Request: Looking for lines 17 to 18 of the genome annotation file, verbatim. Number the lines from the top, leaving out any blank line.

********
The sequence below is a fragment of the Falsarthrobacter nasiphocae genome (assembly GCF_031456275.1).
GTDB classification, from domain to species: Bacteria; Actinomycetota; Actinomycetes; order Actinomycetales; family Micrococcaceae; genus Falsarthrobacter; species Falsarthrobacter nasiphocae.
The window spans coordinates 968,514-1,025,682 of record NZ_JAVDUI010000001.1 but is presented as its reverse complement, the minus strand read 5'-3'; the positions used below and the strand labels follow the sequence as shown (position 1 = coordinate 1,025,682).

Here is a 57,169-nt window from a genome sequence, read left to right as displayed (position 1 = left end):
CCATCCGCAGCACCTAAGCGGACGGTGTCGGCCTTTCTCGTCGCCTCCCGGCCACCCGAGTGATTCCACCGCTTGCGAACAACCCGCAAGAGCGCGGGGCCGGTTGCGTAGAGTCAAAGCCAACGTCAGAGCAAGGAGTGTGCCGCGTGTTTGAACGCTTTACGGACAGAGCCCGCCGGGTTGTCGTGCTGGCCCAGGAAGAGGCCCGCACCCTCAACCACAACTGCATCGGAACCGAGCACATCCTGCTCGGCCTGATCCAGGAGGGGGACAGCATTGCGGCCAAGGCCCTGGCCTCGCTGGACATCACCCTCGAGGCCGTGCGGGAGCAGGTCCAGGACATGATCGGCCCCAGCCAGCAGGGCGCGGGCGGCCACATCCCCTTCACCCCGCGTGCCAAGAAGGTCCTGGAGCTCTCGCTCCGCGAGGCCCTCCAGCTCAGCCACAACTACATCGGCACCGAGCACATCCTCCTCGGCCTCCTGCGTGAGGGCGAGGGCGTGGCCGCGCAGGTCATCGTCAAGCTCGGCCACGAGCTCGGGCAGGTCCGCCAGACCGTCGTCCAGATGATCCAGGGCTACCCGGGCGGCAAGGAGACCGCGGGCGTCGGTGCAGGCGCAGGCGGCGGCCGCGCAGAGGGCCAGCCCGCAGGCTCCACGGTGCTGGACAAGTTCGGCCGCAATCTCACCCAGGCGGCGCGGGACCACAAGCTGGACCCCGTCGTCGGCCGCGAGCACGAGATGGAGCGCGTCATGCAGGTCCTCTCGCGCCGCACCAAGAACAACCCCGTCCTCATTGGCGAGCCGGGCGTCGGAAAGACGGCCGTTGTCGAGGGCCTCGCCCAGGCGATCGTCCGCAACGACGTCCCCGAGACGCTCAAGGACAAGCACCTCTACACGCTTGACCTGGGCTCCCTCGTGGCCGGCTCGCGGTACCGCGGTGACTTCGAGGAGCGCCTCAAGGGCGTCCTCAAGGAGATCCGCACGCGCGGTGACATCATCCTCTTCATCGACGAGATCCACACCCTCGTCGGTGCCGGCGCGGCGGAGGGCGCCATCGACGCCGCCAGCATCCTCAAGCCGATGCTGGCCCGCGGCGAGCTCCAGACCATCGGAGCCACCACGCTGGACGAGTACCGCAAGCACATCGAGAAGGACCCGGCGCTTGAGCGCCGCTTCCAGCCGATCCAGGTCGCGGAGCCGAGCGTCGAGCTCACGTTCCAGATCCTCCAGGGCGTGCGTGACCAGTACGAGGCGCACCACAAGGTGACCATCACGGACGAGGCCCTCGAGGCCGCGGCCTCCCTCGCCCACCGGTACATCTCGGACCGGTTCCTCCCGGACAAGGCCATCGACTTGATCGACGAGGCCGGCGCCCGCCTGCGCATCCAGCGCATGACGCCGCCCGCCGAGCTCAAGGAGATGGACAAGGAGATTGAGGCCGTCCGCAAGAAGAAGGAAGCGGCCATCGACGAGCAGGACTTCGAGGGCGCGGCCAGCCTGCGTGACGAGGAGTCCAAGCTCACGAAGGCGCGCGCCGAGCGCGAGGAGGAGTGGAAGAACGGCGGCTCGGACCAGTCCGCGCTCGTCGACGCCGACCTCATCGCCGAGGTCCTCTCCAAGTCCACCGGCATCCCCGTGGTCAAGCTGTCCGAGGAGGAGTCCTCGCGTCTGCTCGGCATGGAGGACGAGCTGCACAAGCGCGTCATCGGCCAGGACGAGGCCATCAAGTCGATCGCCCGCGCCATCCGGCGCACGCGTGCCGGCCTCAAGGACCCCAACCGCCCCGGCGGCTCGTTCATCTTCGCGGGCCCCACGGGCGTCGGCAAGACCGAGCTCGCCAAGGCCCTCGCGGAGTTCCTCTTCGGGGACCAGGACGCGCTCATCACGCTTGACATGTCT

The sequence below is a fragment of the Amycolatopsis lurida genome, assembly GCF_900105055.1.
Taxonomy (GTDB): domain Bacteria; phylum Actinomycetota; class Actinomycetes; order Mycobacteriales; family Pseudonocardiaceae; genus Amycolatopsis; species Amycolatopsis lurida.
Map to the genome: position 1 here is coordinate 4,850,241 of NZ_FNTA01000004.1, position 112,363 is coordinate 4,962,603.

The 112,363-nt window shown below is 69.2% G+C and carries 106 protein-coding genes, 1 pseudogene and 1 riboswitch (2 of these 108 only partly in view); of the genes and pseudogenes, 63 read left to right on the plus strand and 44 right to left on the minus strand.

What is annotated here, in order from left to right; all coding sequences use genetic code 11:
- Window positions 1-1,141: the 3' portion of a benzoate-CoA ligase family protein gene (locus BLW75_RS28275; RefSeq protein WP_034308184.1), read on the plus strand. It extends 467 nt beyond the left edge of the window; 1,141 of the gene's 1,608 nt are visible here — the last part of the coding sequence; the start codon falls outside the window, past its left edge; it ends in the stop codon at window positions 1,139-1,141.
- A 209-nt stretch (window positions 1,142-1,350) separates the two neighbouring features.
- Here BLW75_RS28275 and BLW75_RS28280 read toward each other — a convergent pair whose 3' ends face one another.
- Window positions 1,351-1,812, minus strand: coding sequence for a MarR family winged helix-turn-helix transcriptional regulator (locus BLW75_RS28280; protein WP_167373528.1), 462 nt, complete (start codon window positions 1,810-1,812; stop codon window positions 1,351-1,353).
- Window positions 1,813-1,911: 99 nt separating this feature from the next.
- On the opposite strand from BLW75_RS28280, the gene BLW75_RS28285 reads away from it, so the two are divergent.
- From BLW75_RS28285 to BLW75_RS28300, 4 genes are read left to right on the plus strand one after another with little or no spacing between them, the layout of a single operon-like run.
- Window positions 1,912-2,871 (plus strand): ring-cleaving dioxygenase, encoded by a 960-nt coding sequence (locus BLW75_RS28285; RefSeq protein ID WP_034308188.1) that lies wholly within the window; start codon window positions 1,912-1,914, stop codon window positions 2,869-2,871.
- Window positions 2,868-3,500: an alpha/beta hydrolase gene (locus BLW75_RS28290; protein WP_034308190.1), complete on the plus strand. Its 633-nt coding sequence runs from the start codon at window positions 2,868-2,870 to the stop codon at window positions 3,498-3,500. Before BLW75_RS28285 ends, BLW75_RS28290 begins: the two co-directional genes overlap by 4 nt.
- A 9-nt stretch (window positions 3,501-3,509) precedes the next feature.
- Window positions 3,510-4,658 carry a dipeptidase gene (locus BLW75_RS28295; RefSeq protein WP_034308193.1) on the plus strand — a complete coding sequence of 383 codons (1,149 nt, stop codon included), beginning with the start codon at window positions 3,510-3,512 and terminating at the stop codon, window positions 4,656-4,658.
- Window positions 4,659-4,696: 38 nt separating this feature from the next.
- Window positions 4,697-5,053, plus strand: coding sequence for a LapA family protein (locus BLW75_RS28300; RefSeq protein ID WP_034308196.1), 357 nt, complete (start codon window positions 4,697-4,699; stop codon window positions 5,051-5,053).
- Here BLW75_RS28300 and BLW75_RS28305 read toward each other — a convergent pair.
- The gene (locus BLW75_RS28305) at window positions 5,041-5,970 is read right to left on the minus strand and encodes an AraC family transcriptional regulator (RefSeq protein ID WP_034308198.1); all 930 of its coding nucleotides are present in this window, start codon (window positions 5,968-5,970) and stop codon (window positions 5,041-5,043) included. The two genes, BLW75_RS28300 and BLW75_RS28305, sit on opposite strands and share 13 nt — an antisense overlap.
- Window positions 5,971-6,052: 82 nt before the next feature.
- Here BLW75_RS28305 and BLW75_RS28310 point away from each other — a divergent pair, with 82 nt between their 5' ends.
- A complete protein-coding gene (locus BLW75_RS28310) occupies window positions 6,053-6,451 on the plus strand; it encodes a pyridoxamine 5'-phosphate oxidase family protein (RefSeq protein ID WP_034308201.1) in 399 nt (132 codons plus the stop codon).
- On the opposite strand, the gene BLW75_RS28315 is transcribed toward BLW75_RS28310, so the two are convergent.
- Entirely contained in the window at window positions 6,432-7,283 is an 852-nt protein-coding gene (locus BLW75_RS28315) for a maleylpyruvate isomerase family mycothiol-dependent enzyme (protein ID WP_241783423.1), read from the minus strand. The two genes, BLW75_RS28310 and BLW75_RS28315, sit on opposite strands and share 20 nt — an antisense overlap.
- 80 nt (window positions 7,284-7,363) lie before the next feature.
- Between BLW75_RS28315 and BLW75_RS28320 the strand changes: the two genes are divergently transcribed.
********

- From BLW75_RS28285 to BLW75_RS28300, 4 genes are read left to right on the plus strand one after another with little or no spacing between them, the layout of a single operon-like run.
- Window positions 1,912-2,871 (plus strand): ring-cleaving dioxygenase, encoded by a 960-nt coding sequence (locus BLW75_RS28285; RefSeq protein ID WP_034308188.1) that lies wholly within the window; start codon window positions 1,912-1,914, stop codon window positions 2,869-2,871.